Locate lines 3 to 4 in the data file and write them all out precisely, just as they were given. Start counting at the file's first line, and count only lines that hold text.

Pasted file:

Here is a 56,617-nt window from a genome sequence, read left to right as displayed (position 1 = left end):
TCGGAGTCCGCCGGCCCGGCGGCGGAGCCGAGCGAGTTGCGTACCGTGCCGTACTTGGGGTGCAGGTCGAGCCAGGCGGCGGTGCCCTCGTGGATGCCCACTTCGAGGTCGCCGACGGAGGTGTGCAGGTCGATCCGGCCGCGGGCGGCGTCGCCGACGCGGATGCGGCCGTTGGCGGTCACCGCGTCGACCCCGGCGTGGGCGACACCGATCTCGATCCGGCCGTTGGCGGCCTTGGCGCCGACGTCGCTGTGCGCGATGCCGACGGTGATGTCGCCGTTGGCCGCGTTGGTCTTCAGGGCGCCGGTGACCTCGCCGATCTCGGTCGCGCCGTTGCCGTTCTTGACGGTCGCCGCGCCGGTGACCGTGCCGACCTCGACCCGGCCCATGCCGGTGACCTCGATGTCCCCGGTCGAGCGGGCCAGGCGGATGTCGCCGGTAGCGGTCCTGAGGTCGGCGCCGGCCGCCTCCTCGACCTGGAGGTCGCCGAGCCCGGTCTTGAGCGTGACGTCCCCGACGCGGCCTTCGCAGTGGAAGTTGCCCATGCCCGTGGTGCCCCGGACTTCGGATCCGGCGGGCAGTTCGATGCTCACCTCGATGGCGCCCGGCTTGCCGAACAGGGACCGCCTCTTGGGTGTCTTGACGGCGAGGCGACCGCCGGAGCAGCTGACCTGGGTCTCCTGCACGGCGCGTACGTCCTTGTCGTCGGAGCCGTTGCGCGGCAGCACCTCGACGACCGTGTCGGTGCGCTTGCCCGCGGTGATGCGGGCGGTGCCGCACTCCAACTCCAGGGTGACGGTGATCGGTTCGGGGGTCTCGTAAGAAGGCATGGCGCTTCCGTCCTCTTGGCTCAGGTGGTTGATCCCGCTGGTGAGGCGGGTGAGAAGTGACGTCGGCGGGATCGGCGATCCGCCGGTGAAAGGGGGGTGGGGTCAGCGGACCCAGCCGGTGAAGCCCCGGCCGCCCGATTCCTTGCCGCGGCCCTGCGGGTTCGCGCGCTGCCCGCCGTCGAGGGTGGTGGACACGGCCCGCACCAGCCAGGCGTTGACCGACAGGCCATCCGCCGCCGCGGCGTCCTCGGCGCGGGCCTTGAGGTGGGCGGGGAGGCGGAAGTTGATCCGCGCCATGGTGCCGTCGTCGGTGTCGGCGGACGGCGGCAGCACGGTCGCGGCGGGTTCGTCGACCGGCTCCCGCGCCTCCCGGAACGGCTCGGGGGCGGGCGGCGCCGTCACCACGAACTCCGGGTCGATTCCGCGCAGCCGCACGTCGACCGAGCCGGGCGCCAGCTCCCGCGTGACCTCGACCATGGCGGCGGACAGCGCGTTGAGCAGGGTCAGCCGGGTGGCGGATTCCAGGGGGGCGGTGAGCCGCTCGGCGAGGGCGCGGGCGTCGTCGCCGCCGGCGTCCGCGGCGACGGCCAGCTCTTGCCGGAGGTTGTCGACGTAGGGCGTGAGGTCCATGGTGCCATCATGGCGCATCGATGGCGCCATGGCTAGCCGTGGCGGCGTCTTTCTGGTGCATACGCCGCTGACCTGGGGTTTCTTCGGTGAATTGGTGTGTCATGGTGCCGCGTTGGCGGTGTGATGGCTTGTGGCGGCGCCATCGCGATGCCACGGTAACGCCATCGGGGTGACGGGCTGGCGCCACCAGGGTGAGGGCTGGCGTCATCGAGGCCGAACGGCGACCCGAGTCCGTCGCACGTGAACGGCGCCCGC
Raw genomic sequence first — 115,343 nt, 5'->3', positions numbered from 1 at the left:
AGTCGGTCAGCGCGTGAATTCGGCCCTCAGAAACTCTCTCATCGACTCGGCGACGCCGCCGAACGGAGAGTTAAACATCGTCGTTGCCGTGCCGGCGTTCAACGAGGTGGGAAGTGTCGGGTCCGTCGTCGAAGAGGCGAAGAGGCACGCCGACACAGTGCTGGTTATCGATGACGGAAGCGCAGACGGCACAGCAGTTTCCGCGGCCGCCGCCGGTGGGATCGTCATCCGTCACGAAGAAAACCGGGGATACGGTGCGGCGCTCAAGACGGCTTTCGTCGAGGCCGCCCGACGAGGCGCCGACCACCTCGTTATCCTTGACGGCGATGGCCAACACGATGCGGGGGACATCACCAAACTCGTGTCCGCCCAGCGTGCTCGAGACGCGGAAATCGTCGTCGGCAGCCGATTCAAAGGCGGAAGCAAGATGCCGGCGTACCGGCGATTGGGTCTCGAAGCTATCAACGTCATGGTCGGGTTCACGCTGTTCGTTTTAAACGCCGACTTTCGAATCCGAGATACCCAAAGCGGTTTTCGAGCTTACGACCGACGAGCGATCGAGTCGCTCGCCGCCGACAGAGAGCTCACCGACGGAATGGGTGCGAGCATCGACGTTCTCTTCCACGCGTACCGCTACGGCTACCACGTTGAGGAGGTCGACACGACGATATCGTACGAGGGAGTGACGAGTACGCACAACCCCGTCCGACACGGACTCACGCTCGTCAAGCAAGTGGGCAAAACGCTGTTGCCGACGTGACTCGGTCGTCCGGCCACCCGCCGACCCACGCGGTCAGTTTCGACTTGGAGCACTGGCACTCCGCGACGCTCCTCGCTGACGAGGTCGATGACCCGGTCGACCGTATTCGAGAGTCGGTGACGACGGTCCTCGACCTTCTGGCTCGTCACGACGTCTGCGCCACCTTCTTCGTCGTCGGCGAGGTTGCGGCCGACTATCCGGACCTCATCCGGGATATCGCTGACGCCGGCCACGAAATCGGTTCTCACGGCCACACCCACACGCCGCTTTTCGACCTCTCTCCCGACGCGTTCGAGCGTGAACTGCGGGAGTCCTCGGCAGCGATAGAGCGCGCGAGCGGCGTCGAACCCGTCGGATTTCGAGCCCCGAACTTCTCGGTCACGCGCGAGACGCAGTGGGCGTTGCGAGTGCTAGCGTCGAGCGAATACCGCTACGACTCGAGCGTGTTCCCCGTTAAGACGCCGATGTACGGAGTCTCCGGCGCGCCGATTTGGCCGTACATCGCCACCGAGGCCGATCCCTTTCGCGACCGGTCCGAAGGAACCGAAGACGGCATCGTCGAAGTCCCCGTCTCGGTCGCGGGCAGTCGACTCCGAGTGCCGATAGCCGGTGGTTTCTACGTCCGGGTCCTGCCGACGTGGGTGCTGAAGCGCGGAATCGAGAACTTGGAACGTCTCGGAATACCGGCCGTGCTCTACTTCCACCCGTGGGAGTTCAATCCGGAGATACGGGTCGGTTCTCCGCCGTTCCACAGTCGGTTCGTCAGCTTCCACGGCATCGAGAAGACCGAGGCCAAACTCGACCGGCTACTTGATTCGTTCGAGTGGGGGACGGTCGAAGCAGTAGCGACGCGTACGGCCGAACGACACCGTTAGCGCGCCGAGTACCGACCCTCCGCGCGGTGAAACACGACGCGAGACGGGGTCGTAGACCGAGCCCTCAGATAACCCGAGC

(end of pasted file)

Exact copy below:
Raw genomic sequence first — 115,343 nt, 5'->3', positions numbered from 1 at the left:
AGTCGGTCAGCGCGTGAATTCGGCCCTCAGAAACTCTCTCATCGACTCGGCGACGCCGCCGAACGGAGAGTTAAACATCGTCGTTGCCGTGCCGGCGTTCAACGAGGTGGGAAGTGTCGGGTCCGTCGTCGAAGAGGCGAAGAGGCACGCCGACACAGTGCTGGTTATCGATGACGGAAGCGCAGACGGCACAGCAGTTTCCGCGGCCGCCGCCGGTGGGATCGTCATCCGTCACGAAGAAAACCGGGGATACGGTGCGGCGCTCAAGACGGCTTTCGTCGAGGCCGCCCGACGAGGCGCCGACCACCTCGTTATCCTTGACGGCGATGGCCAACACGATGCGGGGGACATCACCAAACTCGTGTCCGCCCAGCGTGCTCGAGACGCGGAAATCGTCGTCGGCAGCCGATTCAAAGGCGGAAGCAAGATGCCGGCGTACCGGCGATTGGGTCTCGAAGCTATCAACGTCATGGTCGGGTTCACGCTGTTCGTTTTAAACGCCGACTTTCGAATCCGAGATACCCAAAGCGGTTTTCGAGCTTACGACCGACGAGCGATCGAGTCGCTCGCCGCCGACAGAGAGCTCACCGACGGAATGGGTGCGAGCATCGACGTTCTCTTCCACGCGTACCGCTACGGCTACCACGTTGAGGAGGTCGACACGACGATATCGTACGAGGGAGTGACGAGTACGCACAACCCCGTCCGACACGGACTCACGCTCGTCAAGCAAGTGGGCAAAACGCTGTTGCCGACGTGACTCGGTCGTCCGGCCACCCGCCGACCCACGCGGTCAGTTTCGACTTGGAGCACTGGCACTCCGCGACGCTCCTCGCTGACGAGGTCGATGACCCGGTCGACCGTATTCGAGAGTCGGTGACGACGGTCCTCGACCTTCTGGCTCGTCACGACGTCTGCGCCACCTTCTTCGTCGTCGGCGAGGTTGCGGCCGACTATCCGGACCTCATCCGGGATATCGCTGACGCCGGCCACGAAATCGGTTCTCACGGCCACACCCACACGCCGCTTTTCGACCTCTCTCCCGACGCGTTCGAGCGTGAACTGCGGGAGTCCTCGGCAGCGATAGAGCGCGCGAGCGGCGTCGAACCCGTCGGATTTCGAGCCCCGAACTTCTCGGTCACGCGCGAGACGCAGTGGGCGTTGCGAGTGCTAGCGTCGAGCGAATACCGCTACGACTCGAGCGTGTTCCCCGTTAAGACGCCGATGTACGGAGTCTCCGGCGCGCCGATTTGGCCGTACATCGCCACCGAGGCCGATCCCTTTCGCGACCGGTCCGAAGGAACCGAAGACGGCATCGTCGAAGTCCCCGTCTCGGTCGCGGGCAGTCGACTCCGAGTGCCGATAGCCGGTGGTTTCTACGTCCGGGTCCTGCCGACGTGGGTGCTGAAGCGCGGAATCGAGAACTTGGAACGTCTCGGAATACCGGCCGTGCTCTACTTCCACCCGTGGGAGTTCAATCCGGAGATACGGGTCGGTTCTCCGCCGTTCCACAGTCGGTTCGTCAGCTTCCACGGCATCGAGAAGACCGAGGCCAAACTCGACCGGCTACTTGATTCGTTCGAGTGGGGGACGGTCGAAGCAGTAGCGACGCGTACGGCCGAACGACACCGTTAGCGCGCCGAGTACCGACCCTCCGCGCGGTGAAACACGACGCGAGACGGGGTCGTAGACCGAGCCCTCAGATAACCCGAGC